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Pooled Income Funds May Make a Comeback in 2015

Pooled Income Funds May Make a Comeback in 2015

Next year may be an opportune time to promote gifts to a pooled income fund (PIF)!  That’s right. The planned giving vehicle that most charities have mothballed for the last 20 years may be poised for a comeback.  Why?  Read on. In 2015, the charitable deduction for a gift to a pooled income fund less than three taxable years old will be the highest it has ever been. That is because the deduction for gifts to a “young” fund is based on an assumed valuation rate provided by the IRS, rather than a rate based on the fund’s own net income earning experience. This valuation rate will be just 1.2% in 2015, the lowest it has ever been, and that means that deductions for gifts to young PIFs in 2015 will be the highest they have ever been.

PG Calc Insights: IRS Releases Latest Statistics on Planned Gifts

The IRS recently published its latest statistics on split interest trusts - charitable remainder trusts (CRTs), charitable lead trusts (CLTs), and pooled income funds (PIFs). The statistics are based on the information reported on Form 5227s filed during calendar year 2011, so they largely reflect 2010 activity. The IRS also has released a paper that analyzes these statistics and provides substantial additional detail about these gift plans.   You can see the statistics and the papers for yourself by going to the IRS site. The rest of this post highlights some of the very interesting information I have gleaned from there.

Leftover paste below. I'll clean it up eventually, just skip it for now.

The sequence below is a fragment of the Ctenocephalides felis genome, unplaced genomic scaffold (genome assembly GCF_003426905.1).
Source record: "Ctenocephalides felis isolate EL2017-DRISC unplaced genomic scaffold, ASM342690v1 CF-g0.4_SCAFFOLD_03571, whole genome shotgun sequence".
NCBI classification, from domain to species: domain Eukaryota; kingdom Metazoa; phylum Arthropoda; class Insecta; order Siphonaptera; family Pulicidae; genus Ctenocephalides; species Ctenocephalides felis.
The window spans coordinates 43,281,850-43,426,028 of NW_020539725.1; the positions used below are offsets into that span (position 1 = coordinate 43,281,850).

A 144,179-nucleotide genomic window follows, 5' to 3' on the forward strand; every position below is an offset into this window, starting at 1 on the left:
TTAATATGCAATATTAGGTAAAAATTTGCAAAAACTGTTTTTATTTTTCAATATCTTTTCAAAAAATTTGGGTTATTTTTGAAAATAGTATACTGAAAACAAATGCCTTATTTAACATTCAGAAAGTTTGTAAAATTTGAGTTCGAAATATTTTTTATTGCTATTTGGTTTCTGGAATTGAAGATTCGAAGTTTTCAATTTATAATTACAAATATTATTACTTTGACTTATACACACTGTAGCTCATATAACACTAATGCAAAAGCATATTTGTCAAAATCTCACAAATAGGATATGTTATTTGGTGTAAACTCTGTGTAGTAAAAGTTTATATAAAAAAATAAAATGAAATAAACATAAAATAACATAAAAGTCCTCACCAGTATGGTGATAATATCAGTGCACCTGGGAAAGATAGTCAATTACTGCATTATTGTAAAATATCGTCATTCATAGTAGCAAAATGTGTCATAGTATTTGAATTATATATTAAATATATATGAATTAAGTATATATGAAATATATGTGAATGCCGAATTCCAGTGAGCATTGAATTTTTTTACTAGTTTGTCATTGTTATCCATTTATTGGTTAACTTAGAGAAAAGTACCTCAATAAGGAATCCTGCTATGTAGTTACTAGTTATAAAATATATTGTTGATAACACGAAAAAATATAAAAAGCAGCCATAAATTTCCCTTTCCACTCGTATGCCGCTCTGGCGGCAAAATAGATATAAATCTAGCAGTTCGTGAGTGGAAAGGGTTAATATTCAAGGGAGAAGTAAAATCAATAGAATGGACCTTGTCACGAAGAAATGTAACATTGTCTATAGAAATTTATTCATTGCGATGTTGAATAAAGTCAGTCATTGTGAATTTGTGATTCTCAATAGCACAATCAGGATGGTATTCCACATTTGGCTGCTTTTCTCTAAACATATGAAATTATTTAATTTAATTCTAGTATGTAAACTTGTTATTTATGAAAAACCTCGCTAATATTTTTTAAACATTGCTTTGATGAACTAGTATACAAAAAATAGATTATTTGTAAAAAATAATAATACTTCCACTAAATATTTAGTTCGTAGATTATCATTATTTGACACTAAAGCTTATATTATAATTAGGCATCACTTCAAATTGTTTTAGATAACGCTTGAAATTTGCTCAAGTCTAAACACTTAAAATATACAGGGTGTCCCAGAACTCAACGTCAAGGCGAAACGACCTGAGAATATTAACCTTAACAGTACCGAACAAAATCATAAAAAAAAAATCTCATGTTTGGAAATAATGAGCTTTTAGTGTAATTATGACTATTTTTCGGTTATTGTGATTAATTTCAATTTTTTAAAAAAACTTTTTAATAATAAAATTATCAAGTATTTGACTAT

IRS Split Interest Trust Statistics (based on 5227s filed in 2011)

The IRS has released statistics for charitable remainder unitrusts (CRUT), charitable remainder annuity trusts (CRAT), charitable lead trusts (CLT), and pooled income funds (PIF) based on Form 5227s filed in 2011. This means that the information largely reflects values as of the end of 2010. Some pertinent statistics are summarized in the table below, including the change of each value from 2010’s 5227s to 2011’s 5227s.